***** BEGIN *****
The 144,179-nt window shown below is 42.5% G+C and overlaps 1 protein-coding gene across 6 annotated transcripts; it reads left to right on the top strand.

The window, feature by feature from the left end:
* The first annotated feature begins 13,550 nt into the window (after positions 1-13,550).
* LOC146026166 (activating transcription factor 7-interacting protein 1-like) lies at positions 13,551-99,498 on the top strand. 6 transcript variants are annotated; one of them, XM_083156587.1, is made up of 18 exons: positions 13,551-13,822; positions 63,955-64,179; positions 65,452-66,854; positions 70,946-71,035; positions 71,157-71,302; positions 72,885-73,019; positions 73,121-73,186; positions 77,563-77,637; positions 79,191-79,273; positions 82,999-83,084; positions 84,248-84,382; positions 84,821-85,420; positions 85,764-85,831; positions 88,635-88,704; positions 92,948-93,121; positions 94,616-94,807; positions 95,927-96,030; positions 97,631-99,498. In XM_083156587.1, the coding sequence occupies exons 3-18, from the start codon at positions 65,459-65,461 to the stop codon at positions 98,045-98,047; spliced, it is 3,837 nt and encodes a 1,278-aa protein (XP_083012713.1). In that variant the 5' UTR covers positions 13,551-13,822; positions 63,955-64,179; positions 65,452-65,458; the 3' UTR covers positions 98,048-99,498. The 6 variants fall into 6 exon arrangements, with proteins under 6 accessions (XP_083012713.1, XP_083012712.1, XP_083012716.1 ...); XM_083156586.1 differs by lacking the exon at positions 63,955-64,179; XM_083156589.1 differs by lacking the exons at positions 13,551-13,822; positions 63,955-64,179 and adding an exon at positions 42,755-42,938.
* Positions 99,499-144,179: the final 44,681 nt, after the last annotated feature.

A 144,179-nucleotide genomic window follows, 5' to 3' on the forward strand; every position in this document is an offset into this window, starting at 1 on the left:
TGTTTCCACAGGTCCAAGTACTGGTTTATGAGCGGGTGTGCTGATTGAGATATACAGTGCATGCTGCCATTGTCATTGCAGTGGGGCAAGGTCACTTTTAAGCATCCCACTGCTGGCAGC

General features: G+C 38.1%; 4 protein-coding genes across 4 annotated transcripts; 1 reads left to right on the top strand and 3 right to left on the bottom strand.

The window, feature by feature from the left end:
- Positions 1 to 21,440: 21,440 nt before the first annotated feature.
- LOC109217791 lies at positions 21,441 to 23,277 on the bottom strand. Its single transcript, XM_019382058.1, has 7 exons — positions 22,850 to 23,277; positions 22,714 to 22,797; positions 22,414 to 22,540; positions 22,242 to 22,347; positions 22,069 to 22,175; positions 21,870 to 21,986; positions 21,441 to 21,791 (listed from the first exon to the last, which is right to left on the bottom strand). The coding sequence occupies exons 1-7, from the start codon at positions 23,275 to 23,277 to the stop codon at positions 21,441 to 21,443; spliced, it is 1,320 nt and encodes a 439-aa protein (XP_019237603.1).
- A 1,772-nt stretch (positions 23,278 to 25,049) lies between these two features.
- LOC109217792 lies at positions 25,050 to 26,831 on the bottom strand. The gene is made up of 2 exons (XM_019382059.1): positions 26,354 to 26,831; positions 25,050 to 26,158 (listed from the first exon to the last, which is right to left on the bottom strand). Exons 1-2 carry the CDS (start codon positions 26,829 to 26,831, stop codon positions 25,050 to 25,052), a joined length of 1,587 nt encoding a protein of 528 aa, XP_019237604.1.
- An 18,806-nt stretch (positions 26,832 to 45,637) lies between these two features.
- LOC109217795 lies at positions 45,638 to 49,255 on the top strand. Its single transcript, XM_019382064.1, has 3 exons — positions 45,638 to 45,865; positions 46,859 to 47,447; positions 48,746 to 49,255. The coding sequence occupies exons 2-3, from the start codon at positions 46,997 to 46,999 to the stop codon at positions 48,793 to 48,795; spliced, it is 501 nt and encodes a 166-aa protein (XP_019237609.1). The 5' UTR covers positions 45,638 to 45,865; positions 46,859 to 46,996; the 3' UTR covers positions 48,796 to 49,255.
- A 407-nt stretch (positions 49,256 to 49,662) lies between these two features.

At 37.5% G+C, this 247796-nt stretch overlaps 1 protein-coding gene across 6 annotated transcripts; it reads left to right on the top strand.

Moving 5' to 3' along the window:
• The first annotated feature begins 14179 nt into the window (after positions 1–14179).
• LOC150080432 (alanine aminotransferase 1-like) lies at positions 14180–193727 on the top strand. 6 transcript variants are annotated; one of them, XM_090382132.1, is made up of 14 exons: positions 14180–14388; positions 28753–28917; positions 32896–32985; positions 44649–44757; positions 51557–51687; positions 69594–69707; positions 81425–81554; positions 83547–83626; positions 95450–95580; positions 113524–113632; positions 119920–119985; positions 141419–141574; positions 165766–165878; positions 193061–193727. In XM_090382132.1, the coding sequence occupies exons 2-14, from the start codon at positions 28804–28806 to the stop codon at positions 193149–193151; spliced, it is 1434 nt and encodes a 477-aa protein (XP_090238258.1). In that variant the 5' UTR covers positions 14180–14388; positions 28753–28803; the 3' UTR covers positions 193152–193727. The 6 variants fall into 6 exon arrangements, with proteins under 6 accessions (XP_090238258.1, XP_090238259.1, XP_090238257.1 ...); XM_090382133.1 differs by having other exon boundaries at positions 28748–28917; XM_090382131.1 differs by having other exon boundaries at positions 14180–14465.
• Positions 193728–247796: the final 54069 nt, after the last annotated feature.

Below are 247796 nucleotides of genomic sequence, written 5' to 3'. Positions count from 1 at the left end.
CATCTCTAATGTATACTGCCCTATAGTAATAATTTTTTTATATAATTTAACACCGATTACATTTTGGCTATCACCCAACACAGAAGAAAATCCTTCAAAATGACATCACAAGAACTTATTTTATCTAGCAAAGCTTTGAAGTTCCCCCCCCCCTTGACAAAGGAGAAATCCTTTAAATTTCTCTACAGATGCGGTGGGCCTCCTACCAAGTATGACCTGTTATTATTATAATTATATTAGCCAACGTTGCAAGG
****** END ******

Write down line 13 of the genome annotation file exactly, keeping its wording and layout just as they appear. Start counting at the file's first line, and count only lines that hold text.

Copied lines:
- LOC109217792 lies at positions 25,050 to 26,831 on the bottom strand. The gene is made up of 2 exons (XM_019382059.1): positions 26,354 to 26,831; positions 25,050 to 26,158 (listed from the first exon to the last, which is right to left on the bottom strand). Exons 1-2 carry the CDS (start codon positions 26,829 to 26,831, stop codon positions 25,050 to 25,052), a joined length of 1,587 nt encoding a protein of 528 aa, XP_019237604.1.